The Cathedral (Katedrála) is an abstract painting created by Czech artist František Kupka in 1912–13. The medium is oil on canvas, and the painting’s dimensions are 180 × 150 cm. The painting is a part of the permanent Jan and Meda Mládek collection of Museum Kampa in Prague, Czech Republic. This painting is one of a series of abstract works that Kupka termed Vertical and Diagonal Planes. Vertical lines, running the entire length of the canvas are intersected by diagonal lines to form rectilinear shapes of various sizes. The diagonal lines run from the top left to the bottom right and from the top right to the bottom left of the painting. These rectilinear shapes are composed of blocks of black, white, and a range of blue, red, purple, gray, and brown color. The large black space between the two clusters of the shapes, and the arching of the top of the right cluster, brings to the viewer’s mind two stained glass windows illuminated by light in a dark cathedral.
Les Peintres Cubistes, Méditations Esthétiques, is a book written by Guillaume Apollinaire between 1905 and 1912, published in 1913. This was the third major text on Cubism; following Du "Cubisme" by Albert Gleizes and Jean Metzinger (1912); and André Salmon, Histoire anecdotique du cubisme (1912).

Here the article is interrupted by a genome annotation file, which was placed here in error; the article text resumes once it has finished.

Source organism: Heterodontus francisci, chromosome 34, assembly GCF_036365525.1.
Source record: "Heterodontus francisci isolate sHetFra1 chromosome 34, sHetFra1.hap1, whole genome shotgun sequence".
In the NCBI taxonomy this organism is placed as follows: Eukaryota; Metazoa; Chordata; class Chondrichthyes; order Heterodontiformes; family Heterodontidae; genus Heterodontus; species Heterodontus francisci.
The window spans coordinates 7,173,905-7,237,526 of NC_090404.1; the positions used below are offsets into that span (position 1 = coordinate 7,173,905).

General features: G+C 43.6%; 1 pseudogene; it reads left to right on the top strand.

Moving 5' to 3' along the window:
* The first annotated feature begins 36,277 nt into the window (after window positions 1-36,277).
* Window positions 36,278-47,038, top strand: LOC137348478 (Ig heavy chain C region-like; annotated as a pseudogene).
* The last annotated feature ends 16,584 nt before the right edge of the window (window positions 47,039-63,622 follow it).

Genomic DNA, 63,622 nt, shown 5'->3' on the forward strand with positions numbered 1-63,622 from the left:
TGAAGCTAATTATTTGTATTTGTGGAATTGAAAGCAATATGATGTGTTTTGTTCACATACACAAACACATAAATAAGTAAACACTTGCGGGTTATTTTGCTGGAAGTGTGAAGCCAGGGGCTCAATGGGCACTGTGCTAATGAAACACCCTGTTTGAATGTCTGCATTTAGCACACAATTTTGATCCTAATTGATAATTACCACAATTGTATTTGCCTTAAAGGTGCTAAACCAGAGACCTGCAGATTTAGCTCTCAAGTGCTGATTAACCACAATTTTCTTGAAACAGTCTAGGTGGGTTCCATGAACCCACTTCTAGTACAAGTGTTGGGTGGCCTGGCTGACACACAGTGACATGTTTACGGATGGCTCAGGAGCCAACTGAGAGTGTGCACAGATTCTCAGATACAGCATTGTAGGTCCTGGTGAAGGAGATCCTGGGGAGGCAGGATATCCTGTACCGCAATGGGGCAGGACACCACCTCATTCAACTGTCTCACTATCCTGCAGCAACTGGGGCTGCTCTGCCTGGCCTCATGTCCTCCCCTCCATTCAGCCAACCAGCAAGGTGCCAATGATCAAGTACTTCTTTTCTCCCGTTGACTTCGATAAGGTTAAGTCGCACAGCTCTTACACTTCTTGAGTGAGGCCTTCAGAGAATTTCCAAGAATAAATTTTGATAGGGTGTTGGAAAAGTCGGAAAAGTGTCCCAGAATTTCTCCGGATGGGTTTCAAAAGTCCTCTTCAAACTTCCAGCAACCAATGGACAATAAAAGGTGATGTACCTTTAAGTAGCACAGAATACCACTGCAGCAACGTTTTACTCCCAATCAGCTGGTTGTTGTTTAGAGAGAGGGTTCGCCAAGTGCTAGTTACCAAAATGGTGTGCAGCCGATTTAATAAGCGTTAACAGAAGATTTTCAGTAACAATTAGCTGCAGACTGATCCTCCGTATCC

Le Chahut is a Neo-Impressionist painting by Georges Seurat, dated 1889–90. It was first exhibited at the 1890 Salon de la Société des Artistes Indépendants in Paris. Chahut became a target of art critics, and was widely discussed among Symbolist critics.
Caoutchouc is a painting created circa 1909 by the French artist Francis Picabia. At the crossroads of Cubism and Fauvism, Caoutchouc is considered one of the first abstract works in Western painting. The painting is in the collection of Centre Pompidou, Musée National d'Art Moderne, in Paris.